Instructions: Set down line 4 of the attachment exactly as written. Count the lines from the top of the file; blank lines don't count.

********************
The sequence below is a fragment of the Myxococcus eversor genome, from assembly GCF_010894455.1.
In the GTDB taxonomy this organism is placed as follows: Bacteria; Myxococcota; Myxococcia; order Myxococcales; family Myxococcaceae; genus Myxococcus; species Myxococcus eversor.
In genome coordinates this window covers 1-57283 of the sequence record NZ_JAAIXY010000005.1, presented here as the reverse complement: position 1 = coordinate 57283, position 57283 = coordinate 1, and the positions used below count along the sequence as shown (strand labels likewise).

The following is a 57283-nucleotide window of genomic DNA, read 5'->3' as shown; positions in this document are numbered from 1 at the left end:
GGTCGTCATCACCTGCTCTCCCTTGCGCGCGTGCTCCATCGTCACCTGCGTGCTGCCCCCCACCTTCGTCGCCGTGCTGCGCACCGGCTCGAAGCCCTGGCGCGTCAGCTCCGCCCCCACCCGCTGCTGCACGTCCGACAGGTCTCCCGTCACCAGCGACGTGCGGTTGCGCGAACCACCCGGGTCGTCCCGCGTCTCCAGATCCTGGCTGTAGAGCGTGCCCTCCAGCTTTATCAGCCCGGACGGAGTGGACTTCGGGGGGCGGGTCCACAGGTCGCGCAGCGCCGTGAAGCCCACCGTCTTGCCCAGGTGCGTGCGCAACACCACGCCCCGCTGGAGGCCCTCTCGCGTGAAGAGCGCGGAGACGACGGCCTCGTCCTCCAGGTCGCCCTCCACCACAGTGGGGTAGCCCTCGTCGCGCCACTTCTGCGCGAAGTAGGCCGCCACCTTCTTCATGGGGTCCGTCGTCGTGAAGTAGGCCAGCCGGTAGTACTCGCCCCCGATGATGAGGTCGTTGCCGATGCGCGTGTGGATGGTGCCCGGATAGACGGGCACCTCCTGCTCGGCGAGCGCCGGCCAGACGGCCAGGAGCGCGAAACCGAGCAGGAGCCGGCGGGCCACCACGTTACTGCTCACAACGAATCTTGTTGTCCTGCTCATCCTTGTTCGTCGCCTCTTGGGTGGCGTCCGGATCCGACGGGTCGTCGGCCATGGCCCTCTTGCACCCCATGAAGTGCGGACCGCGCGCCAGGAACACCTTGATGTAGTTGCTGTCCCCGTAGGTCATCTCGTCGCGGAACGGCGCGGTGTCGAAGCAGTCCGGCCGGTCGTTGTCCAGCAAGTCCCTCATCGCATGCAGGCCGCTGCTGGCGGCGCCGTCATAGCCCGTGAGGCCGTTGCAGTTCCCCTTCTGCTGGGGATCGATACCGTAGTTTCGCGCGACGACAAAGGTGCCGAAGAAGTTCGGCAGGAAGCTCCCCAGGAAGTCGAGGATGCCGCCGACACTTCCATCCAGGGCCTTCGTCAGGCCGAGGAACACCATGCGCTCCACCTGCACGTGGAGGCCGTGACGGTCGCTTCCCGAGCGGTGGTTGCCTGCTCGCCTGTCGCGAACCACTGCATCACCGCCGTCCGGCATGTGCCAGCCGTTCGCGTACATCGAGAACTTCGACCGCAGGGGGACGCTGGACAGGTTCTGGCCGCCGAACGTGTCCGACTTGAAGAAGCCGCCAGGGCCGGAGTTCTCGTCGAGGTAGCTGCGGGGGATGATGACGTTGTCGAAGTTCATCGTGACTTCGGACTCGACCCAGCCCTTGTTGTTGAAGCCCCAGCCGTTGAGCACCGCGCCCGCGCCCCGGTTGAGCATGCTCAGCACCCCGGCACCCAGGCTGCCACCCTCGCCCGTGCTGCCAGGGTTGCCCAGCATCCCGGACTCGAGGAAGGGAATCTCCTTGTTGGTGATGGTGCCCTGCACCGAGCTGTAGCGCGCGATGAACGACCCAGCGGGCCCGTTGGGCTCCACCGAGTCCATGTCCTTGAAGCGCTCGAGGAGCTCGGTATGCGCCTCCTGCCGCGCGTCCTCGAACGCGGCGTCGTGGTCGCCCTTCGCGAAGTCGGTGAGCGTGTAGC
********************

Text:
The following is a 57283-nucleotide window of genomic DNA, read 5'->3' as shown; positions in this document are numbered from 1 at the left end: